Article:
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Hospital, district still at odds over new Cancer Center

STORY BY MEG LAUGHLIN (Week of November 21, 2013)

A summit meeting between the board of the Indian River Medical Center and the Hospital District trustees, who direct $8 million in taxpayer money to the hospital, failed to produce a consensus Monday on whether and how to proceed with construction of a $30 million Cancer Center.

Hospital District trustees, who still have major concerns on hospital operations, hospital financial stability and the effect a new Cancer Center will have on both, will meet again Thursday to vote on whether or not approve the Cancer Center – and the outcome is by no means assured.

“It is difficult for us to be oblivious to the things that so affect our community,” District chairman Tom Spackman told the hospital board. “We would like to normalize the relationship between the District and the hospital but there are real issues here.”

The debate between the hospital board and the District Trustees centered on an exchange between District trustee Trevor Smith and hospital board member Jack Weissbaum, who said that the new Cancer Center “will improve the financial strength of the hospital.” Weissbaum said the center would generate $12 million over five years, but failed to mention it would depend on a $13.5 million subsidy from donors.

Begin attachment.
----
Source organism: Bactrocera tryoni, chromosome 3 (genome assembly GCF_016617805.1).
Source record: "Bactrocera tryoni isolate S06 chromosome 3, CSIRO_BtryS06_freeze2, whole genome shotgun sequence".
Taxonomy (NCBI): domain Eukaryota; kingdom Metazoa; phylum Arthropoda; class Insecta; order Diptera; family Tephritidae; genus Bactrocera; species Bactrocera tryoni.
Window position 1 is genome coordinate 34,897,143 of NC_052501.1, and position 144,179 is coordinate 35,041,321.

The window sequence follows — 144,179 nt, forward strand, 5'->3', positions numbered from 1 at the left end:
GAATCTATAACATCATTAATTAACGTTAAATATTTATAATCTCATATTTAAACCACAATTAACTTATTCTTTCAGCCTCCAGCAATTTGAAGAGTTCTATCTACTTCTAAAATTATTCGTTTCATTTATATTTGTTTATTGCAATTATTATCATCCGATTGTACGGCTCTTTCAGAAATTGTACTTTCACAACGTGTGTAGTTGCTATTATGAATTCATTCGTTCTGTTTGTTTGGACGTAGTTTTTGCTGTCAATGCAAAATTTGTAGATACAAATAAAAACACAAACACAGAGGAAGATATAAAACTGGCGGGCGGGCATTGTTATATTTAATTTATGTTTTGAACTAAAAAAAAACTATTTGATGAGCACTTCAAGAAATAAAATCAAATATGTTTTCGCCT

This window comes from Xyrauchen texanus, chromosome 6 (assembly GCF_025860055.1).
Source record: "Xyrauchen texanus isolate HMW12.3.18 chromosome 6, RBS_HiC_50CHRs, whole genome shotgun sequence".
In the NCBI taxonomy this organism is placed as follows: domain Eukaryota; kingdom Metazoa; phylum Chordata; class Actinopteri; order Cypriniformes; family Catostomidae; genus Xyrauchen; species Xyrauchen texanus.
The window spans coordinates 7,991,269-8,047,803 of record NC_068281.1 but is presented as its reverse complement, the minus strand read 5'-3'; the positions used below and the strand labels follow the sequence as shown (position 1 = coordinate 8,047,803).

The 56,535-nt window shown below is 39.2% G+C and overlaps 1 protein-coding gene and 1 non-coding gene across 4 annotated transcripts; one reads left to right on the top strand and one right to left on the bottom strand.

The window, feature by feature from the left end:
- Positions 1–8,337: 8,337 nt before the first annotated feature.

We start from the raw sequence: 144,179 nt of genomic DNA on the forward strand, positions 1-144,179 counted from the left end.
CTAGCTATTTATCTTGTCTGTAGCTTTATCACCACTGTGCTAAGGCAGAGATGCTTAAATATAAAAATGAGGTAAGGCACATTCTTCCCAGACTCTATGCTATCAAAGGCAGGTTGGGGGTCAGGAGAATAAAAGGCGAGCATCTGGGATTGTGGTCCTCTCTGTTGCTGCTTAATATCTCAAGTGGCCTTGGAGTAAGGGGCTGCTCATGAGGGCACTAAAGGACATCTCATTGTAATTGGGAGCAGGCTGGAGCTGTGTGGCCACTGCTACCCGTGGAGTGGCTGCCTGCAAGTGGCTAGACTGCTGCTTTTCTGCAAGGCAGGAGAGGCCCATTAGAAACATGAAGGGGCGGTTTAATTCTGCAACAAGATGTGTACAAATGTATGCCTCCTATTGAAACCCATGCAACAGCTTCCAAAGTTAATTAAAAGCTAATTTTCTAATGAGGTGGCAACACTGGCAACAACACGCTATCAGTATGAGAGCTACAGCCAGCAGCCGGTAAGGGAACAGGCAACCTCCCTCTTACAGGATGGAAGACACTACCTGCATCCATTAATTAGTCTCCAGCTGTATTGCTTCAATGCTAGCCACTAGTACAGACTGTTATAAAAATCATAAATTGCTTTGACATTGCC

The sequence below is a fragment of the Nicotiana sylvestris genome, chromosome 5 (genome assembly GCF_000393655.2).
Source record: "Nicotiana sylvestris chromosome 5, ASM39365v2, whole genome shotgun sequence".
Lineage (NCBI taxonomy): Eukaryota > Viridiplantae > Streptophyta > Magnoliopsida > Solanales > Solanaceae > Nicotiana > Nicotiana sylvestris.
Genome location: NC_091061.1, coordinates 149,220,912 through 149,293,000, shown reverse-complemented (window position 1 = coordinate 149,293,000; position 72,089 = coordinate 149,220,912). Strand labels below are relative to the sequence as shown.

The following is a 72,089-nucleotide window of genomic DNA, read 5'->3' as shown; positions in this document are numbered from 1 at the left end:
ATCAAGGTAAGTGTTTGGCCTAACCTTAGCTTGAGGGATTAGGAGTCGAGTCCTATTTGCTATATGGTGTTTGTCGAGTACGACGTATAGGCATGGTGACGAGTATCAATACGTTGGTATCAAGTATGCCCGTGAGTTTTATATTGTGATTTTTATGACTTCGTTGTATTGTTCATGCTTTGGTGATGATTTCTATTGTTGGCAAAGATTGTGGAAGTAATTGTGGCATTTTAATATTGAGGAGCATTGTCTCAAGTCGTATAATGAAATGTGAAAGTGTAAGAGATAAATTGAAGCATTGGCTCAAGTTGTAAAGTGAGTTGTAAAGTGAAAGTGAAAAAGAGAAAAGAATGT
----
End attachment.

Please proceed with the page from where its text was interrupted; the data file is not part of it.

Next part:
Smith questioned whether the Cancer Center would strengthen hospital’s finances, if it was based on donor support, and asked Weissbaum if the hospital had “a never-ending guarantee from the donors.” Weissbaum responded that some donor money would be available after five years and if that ran out, the hospital “could always go back to the status quo.”

Spackman said after the meeting he wondered what that meant: After building a shiny new building, filling it with state-of-the-art equipment and staffing it with a well-paid oncological director, as well as staff, would the hospital vacate the new building if finances dried up?

While no one from hospital management answered questions at the Monday meeting, the issue will be a huge concern to the majority of Hospital District trustees when they vote on whether to approve building the Cancer Center on Thursday.

Hospital board member Paul Nezi suggested a compromise: “Why not wait until the hospital is on sound financial footing before proceeding? Isn’t the more prudent approach to wait?”

Nezi said that like the District trustees, he supported the Cancer Center but he questioned moving ahead so quickly because of so many concerns.

Before the joint meeting, District chairman Spackman said he hoped it would be “a healing event” for the hospital and the District. But while everyone was polite and shook hands at the end of Monday’s meeting, very little seemed to have changed.